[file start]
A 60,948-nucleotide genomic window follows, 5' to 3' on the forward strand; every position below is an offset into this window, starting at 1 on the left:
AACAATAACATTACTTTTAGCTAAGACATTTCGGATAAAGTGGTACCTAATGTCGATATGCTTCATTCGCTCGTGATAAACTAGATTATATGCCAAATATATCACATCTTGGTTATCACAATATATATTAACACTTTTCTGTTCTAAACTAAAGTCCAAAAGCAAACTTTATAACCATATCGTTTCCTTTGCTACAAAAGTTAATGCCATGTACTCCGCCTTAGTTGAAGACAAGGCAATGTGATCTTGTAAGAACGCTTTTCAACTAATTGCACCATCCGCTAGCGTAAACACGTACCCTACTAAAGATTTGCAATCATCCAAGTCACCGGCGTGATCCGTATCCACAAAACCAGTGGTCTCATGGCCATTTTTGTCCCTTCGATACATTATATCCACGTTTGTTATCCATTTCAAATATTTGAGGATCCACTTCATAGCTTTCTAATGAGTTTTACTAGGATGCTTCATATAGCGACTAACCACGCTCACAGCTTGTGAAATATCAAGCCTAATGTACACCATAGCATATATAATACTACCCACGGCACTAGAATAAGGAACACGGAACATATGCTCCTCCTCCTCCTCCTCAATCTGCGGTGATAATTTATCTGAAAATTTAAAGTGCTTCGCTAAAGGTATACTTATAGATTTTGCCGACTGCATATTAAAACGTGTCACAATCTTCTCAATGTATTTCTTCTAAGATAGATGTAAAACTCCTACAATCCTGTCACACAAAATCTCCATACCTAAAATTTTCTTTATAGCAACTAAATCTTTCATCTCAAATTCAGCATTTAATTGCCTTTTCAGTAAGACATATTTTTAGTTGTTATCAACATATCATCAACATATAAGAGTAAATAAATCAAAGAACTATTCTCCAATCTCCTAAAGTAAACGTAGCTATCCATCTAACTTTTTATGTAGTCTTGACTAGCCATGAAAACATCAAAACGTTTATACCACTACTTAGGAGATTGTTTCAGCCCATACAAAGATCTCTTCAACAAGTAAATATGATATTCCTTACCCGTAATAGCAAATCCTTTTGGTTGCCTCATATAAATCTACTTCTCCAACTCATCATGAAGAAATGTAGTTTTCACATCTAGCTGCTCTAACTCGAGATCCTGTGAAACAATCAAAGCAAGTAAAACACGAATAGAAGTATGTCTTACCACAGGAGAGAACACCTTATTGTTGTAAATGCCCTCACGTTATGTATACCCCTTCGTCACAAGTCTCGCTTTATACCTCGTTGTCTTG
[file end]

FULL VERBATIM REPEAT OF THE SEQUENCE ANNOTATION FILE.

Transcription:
A 60,948-nucleotide genomic window follows, 5' to 3' on the forward strand; every position below is an offset into this window, starting at 1 on the left:
AACAATAACATTACTTTTAGCTAAGACATTTCGGATAAAGTGGTACCTAATGTCGATATGCTTCATTCGCTCGTGATAAACTAGATTATATGCCAAATATATCACATCTTGGTTATCACAATATATATTAACACTTTTCTGTTCTAAACTAAAGTCCAAAAGCAAACTTTATAACCATATCGTTTCCTTTGCTACAAAAGTTAATGCCATGTACTCCGCCTTAGTTGAAGACAAGGCAATGTGATCTTGTAAGAACGCTTTTCAACTAATTGCACCATCCGCTAGCGTAAACACGTACCCTACTAAAGATTTGCAATCATCCAAGTCACCGGCGTGATCCGTATCCACAAAACCAGTGGTCTCATGGCCATTTTTGTCCCTTCGATACATTATATCCACGTTTGTTATCCATTTCAAATATTTGAGGATCCACTTCATAGCTTTCTAATGAGTTTTACTAGGATGCTTCATATAGCGACTAACCACGCTCACAGCTTGTGAAATATCAAGCCTAATGTACACCATAGCATATATAATACTACCCACGGCACTAGAATAAGGAACACGGAACATATGCTCCTCCTCCTCCTCCTCAATCTGCGGTGATAATTTATCTGAAAATTTAAAGTGCTTCGCTAAAGGTATACTTATAGATTTTGCCGACTGCATATTAAAACGTGTCACAATCTTCTCAATGTATTTCTTCTAAGATAGATGTAAAACTCCTACAATCCTGTCACACAAAATCTCCATACCTAAAATTTTCTTTATAGCAACTAAATCTTTCATCTCAAATTCAGCATTTAATTGCCTTTTCAGTAAGACATATTTTTAGTTGTTATCAACATATCATCAACATATAAGAGTAAATAAATCAAAGAACTATTCTCCAATCTCCTAAAGTAAACGTAGCTATCCATCTAACTTTTTATGTAGTCTTGACTAGCCATGAAAACATCAAAACGTTTATACCACTACTTAGGAGATTGTTTCAGCCCATACAAAGATCTCTTCAACAAGTAAATATGATATTCCTTACCCGTAATAGCAAATCCTTTTGGTTGCCTCATATAAATCTACTTCTCCAACTCATCATGAAGAAATGTAGTTTTCACATCTAGCTGCTCTAACTCGAGATCCTGTGAAACAATCAAAGCAAGTAAAACACGAATAGAAGTATGTCTTACCACAGGAGAGAACACCTTATTGTTGTAAATGCCCTCACGTTATGTATACCCCTTCGTCACAAGTCTCGCTTTATACCTCGTTGTCTTG